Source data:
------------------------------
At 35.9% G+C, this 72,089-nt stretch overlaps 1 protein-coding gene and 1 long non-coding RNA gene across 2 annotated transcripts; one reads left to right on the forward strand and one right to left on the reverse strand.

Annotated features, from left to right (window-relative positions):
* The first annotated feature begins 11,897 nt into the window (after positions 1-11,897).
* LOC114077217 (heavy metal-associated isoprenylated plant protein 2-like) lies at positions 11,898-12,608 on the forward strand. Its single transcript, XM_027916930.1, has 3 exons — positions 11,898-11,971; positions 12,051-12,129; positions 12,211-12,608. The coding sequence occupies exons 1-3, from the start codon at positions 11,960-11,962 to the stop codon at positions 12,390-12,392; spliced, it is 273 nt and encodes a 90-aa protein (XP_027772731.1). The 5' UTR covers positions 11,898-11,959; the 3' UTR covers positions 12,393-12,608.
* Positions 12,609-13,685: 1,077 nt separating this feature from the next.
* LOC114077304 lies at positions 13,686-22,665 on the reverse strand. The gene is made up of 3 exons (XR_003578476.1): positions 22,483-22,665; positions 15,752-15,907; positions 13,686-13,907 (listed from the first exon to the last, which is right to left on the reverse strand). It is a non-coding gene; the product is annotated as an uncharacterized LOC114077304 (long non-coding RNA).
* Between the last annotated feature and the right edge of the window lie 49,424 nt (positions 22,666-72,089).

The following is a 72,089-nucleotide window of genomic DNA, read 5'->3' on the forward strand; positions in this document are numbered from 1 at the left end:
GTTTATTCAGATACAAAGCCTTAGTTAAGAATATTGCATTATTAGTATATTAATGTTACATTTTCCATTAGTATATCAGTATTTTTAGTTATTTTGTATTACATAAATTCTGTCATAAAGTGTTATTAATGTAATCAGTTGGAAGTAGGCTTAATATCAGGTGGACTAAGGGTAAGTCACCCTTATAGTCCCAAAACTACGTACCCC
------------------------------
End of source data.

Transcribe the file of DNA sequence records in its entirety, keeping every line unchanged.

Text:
At 35.9% G+C, this 72,089-nt stretch overlaps 1 protein-coding gene and 1 long non-coding RNA gene across 2 annotated transcripts; one reads left to right on the forward strand and one right to left on the reverse strand.

Annotated features, from left to right (window-relative positions):
* The first annotated feature begins 11,897 nt into the window (after positions 1-11,897).
* LOC114077217 (heavy metal-associated isoprenylated plant protein 2-like) lies at positions 11,898-12,608 on the forward strand. Its single transcript, XM_027916930.1, has 3 exons — positions 11,898-11,971; positions 12,051-12,129; positions 12,211-12,608. The coding sequence occupies exons 1-3, from the start codon at positions 11,960-11,962 to the stop codon at positions 12,390-12,392; spliced, it is 273 nt and encodes a 90-aa protein (XP_027772731.1). The 5' UTR covers positions 11,898-11,959; the 3' UTR covers positions 12,393-12,608.
* Positions 12,609-13,685: 1,077 nt separating this feature from the next.
* LOC114077304 lies at positions 13,686-22,665 on the reverse strand. The gene is made up of 3 exons (XR_003578476.1): positions 22,483-22,665; positions 15,752-15,907; positions 13,686-13,907 (listed from the first exon to the last, which is right to left on the reverse strand). It is a non-coding gene; the product is annotated as an uncharacterized LOC114077304 (long non-coding RNA).
* Between the last annotated feature and the right edge of the window lie 49,424 nt (positions 22,666-72,089).

The following is a 72,089-nucleotide window of genomic DNA, read 5'->3' on the forward strand; positions in this document are numbered from 1 at the left end:
GTTTATTCAGATACAAAGCCTTAGTTAAGAATATTGCATTATTAGTATATTAATGTTACATTTTCCATTAGTATATCAGTATTTTTAGTTATTTTGTATTACATAAATTCTGTCATAAAGTGTTATTAATGTAATCAGTTGGAAGTAGGCTTAATATCAGGTGGACTAAGGGTAAGTCACCCTTATAGTCCCAAAACTACGTACCCC